Diamond Days with Osho: Foreword

Book by Prem Shunyo
Foreword by Dr. Lawrence Blair

It is fitting that I should write a foreword for Shunyo’s book, for it is I, as she puts it, who started her off on her adventure and waved goodbye as she boarded the plane to India seventeen years ago. She was to become an intimate disciple of the Indian guru Bhagwan Shree Rajneesh, who became known as Osho (Zen Master) shortly before he died in January 1990.Continue reading

Diamond Days with Osho: Prologue

Written by Prem Shunyo

A woodcutter used to go into the woods every day. Sometimes he had to remain hungry because it was raining, sometimes it was too hot, sometimes it was too cold.

A mystic lived in the woods. He watched the woodcutter growing old, sick, hungry, working hard the whole day. He said, “Listen, why don’t you go a little further?”

The woodcutter said, “What am I going to get a little further? More wood? Unnecessarily carrying that wood for miles?”Continue reading

Diamond Days with Osho: Chapter One

Written by Prem Shunyo

I am here

“Anything to Say?”

A voice inside is screaming “I’m here, I’m here,” but I am struck dumb. And then, the eyes.

When the Master looks into the eyes of the disciple, and he looks, and looks… he is seeing the whole story; everything, past, present and future. The disciple is transparent to the Master and he can see the unrealized Buddha. I could only sit there, letting him in, because it is the only way to find the diamond. Fear is there that he may see things in the unconscious that I would rather keep hidden; but he looks at me with such love that I can only say, yes. Sometimes, such a look can leave no trace in the memory – just an ecstatic feeling, an intense rush of joyful energy that leaves me fit to burst.Continue reading

Diamond Days with Osho: Chapter Two

Written by Prem Shunyo

Luminous Darkness

After my first night in an Indian hotel, in Poona, I decided to abandon the search for Truth. The hotel had appeared to be a good one from the outside, and I arrived tired and shaken at my first experience of an Indian airport and train station. The station looked like a refugee camp with whole families asleep on their pathetic bundles of possessions, right in the middle of the platform, where passengers rushed past and over them. Maimed, starving people pulled at me, begged from me, and stared as though they wanted to eat me. Porters and taxi drivers shouted at each other and even had a fist fight, punching each other’s faces and half strangling each other over who was to have a customer. And so many hundreds of people – everywhere. Population explosion!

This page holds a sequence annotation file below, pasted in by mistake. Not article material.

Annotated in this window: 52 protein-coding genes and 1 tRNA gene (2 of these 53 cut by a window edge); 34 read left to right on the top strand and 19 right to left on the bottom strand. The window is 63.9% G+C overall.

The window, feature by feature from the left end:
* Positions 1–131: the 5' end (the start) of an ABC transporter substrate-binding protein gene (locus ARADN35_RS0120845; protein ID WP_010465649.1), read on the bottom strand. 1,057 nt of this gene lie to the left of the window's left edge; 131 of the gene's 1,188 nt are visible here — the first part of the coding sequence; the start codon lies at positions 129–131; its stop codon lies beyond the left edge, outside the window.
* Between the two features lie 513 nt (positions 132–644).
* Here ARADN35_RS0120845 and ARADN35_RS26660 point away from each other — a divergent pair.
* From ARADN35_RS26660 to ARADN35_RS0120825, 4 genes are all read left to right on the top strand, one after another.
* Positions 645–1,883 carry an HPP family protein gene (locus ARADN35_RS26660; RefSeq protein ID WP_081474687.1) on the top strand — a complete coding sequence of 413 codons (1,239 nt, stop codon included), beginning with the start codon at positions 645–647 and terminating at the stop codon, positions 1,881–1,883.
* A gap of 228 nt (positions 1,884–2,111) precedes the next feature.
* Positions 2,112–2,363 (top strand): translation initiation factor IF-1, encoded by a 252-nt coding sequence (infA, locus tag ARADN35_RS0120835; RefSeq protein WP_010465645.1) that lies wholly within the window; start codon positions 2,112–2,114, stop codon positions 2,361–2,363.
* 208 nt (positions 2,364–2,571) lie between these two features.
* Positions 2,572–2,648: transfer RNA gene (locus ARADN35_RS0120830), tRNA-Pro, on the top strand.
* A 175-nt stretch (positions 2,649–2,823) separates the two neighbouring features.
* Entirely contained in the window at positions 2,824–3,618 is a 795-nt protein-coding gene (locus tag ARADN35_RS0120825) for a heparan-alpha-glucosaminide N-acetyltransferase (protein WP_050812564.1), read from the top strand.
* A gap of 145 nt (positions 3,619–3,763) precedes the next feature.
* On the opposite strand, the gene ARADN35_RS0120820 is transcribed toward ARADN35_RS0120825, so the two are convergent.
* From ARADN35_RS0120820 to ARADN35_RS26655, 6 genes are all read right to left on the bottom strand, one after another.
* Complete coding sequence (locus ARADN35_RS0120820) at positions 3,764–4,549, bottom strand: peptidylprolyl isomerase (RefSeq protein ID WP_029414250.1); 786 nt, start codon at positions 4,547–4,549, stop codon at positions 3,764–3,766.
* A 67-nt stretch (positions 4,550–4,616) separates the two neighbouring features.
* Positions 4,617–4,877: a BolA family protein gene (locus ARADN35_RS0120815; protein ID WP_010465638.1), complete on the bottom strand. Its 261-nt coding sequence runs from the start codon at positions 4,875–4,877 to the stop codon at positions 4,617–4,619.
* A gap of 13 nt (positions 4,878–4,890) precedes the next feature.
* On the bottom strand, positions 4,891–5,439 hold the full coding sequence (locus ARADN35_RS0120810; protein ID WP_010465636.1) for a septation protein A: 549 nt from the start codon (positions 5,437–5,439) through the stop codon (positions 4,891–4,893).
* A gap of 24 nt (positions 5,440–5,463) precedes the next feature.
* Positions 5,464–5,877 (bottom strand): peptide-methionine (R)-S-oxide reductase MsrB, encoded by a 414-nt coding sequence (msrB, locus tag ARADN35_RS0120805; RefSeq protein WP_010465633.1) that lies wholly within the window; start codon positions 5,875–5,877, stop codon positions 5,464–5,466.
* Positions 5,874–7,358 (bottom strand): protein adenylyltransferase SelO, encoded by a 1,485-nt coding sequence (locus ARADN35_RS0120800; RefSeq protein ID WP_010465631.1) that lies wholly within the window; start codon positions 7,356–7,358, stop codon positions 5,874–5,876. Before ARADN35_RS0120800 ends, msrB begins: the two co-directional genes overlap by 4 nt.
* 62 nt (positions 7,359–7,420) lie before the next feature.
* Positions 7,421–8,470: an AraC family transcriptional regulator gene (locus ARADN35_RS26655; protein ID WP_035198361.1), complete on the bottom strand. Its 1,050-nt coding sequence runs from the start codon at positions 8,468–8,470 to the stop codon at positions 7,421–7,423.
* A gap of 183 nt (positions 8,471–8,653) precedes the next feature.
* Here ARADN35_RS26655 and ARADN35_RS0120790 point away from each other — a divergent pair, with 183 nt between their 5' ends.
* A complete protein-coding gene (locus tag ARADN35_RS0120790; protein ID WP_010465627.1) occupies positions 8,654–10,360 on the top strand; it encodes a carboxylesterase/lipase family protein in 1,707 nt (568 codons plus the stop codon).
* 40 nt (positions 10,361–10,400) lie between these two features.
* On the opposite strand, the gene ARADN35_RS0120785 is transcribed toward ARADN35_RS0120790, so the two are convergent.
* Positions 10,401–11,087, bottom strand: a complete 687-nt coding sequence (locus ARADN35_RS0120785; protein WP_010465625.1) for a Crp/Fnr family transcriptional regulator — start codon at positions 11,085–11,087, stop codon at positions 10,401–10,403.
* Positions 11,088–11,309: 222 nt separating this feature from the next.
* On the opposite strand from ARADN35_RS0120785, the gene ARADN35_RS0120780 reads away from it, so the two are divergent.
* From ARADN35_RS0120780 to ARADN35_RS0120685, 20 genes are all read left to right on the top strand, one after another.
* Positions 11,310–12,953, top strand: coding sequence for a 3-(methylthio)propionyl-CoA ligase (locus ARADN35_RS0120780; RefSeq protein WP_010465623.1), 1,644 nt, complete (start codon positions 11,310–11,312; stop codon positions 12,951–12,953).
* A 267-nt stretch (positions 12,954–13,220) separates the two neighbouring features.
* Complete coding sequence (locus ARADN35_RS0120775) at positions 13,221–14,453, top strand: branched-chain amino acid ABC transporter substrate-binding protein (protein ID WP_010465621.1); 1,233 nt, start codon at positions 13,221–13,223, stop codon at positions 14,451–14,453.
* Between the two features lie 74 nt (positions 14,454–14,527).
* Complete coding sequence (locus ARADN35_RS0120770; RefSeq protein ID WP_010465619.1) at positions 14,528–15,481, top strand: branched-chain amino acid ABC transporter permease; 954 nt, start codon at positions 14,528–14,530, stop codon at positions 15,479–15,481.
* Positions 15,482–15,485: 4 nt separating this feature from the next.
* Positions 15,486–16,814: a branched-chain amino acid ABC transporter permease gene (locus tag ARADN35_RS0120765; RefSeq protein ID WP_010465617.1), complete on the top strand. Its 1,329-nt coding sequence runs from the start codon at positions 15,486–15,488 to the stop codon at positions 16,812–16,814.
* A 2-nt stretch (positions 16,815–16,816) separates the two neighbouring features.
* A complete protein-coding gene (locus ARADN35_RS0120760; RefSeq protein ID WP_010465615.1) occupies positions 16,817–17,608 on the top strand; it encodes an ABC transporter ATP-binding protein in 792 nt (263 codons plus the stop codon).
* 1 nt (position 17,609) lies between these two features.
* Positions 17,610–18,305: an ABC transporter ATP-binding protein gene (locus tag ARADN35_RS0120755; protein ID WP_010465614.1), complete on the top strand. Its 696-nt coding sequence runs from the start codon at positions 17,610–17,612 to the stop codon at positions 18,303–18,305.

Continue reading

Diamond Days with Osho: Chapter Three

Written by Prem Shunyo

Love comes faceless

Lao Tzu House (Osho’s house) used to belong to a Maharaja. It was chosen because of the gigantic almond tree that stands over the house, changing colors like a chameleon, from red, orange, yellow, to green. Its seasons change every few weeks, and yet I have never seen it with bare branches; as one leaf drops, the new shining green one is already waiting to take its place. Under the tree’s foliage is a small waterfall and rock garden, created by a crazy Italian who has never been seen since. Continue reading